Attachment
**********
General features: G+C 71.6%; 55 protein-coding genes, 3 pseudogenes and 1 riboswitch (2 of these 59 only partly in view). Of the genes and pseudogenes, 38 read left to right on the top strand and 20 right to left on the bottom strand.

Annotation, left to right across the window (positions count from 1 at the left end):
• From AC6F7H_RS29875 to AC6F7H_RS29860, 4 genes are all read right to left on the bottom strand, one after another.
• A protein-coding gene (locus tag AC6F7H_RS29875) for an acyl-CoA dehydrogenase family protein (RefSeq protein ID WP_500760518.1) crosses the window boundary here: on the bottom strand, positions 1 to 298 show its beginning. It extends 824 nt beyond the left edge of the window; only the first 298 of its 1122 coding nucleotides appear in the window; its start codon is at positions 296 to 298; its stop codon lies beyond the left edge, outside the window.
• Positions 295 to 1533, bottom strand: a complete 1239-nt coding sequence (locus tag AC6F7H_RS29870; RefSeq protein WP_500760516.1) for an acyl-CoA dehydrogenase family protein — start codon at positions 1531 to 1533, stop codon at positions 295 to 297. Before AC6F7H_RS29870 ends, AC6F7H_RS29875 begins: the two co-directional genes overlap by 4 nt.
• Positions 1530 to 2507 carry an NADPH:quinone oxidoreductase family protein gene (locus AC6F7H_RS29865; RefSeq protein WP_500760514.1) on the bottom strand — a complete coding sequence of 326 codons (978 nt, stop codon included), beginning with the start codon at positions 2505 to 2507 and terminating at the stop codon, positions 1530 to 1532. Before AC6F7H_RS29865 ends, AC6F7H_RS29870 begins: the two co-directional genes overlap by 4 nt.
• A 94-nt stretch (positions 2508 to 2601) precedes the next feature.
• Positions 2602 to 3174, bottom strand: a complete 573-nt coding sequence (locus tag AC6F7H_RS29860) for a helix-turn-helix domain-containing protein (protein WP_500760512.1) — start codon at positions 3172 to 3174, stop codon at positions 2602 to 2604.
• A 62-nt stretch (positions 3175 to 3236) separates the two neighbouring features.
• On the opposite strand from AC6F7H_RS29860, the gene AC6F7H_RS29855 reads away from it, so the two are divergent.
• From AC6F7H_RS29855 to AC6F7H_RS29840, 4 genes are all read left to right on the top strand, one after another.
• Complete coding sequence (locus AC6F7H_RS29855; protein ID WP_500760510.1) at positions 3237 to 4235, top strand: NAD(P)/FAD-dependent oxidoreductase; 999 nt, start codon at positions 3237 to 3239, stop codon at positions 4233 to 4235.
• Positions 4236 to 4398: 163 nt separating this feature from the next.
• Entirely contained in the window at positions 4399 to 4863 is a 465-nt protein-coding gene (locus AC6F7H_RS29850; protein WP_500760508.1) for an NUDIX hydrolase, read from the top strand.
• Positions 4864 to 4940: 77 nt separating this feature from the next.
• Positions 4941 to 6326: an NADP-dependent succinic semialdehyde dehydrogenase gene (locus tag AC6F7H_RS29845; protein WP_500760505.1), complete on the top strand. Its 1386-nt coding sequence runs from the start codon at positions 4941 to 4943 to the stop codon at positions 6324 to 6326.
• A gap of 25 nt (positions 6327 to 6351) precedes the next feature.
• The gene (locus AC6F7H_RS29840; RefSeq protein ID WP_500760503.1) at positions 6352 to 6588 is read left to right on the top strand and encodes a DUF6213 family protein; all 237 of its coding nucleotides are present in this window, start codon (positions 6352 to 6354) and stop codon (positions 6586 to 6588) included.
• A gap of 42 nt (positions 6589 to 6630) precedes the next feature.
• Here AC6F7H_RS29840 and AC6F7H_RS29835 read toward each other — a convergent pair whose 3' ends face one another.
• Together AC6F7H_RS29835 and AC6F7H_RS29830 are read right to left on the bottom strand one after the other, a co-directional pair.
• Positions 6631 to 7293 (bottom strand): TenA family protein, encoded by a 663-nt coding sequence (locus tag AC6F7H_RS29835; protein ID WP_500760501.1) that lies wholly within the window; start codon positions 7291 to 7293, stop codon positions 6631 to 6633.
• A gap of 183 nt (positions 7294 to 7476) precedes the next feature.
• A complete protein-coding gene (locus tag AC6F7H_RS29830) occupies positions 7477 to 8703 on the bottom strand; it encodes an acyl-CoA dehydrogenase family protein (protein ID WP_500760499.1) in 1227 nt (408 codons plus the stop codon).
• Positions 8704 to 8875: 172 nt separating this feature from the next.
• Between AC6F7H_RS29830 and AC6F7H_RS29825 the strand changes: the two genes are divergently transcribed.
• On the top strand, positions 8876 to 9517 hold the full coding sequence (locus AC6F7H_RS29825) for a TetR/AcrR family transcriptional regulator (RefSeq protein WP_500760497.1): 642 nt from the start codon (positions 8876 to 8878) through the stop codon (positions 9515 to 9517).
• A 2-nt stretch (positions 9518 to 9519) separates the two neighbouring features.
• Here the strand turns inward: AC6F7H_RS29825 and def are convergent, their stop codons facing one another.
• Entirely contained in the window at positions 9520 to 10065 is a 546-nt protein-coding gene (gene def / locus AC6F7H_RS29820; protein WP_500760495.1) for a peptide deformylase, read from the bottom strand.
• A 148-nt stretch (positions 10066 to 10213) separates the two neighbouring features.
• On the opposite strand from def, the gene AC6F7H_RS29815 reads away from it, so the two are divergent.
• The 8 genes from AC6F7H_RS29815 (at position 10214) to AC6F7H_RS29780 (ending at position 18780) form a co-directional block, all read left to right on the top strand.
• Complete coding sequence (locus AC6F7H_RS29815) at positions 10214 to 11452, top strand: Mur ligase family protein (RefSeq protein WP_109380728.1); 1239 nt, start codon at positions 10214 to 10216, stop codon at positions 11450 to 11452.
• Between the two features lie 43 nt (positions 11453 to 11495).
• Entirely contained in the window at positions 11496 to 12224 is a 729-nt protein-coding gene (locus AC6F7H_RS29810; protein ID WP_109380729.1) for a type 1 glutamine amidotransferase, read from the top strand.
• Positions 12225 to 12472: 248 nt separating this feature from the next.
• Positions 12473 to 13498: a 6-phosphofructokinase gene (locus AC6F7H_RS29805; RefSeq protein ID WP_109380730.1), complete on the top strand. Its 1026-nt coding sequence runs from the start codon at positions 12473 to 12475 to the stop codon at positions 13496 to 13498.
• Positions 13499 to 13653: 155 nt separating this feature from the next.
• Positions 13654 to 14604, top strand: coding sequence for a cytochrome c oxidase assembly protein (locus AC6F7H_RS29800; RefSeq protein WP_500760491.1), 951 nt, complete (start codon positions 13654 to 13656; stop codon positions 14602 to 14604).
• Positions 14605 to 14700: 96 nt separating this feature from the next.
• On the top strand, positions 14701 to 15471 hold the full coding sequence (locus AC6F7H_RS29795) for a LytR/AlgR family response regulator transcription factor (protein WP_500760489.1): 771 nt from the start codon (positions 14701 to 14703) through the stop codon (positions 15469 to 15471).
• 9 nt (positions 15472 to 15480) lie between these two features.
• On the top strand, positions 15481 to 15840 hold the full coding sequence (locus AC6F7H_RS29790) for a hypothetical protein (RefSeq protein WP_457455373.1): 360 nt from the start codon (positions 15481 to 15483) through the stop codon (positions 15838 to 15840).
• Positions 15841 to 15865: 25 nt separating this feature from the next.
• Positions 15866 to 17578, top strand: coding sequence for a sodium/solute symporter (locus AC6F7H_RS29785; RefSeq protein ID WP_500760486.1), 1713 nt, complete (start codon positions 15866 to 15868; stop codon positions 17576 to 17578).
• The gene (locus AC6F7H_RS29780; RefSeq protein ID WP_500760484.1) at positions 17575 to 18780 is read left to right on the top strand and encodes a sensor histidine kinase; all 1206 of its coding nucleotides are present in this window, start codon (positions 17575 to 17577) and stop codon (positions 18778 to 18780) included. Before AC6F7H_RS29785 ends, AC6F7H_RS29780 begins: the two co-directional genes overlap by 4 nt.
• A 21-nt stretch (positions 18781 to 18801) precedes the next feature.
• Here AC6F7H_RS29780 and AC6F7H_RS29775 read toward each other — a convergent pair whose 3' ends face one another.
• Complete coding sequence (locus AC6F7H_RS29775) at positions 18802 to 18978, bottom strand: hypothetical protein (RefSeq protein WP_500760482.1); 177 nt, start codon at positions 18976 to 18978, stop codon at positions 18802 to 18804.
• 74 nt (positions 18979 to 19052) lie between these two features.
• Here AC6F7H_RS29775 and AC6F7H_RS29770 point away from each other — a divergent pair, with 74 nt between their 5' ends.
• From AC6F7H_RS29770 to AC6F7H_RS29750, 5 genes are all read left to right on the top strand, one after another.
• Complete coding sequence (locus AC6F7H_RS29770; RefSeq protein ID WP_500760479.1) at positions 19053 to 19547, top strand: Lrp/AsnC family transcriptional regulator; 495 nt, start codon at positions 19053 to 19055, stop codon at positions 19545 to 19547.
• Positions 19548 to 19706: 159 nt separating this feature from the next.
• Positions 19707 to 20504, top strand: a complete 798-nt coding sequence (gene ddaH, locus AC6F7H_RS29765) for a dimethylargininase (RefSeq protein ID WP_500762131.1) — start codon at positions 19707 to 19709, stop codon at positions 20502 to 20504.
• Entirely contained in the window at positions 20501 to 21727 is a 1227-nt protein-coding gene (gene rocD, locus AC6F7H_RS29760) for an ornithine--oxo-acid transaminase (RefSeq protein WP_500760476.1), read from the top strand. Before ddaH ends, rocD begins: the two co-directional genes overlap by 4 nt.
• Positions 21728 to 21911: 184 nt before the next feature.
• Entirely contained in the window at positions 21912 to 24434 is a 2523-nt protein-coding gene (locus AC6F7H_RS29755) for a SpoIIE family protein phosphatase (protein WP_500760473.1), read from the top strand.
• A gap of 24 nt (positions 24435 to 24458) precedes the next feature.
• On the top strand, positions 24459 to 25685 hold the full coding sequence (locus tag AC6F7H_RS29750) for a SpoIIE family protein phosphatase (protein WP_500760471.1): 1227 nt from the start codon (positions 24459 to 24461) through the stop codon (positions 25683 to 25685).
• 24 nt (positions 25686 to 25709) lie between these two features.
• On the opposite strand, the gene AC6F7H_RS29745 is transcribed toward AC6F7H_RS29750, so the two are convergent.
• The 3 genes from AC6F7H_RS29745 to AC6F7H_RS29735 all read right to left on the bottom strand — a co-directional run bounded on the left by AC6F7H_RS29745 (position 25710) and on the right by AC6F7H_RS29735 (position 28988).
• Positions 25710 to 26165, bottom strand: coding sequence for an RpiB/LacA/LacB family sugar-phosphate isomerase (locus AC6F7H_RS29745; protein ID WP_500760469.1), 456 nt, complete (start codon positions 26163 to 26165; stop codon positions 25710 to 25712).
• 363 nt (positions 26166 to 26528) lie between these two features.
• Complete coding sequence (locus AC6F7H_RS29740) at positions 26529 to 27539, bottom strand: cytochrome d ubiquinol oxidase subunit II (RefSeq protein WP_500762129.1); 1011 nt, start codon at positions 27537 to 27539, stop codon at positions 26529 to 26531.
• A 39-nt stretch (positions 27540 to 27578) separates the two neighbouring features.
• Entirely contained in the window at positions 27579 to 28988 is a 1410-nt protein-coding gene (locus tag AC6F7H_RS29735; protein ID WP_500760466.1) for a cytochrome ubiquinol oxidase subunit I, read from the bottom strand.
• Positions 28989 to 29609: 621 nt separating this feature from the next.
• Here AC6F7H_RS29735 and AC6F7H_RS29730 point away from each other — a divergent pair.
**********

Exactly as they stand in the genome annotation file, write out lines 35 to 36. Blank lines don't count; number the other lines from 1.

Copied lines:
• Between the two features lie 43 nt (positions 11453 to 11495).
• Entirely contained in the window at positions 11496 to 12224 is a 729-nt protein-coding gene (locus AC6F7H_RS29810; protein ID WP_109380729.1) for a type 1 glutamine amidotransferase, read from the top strand.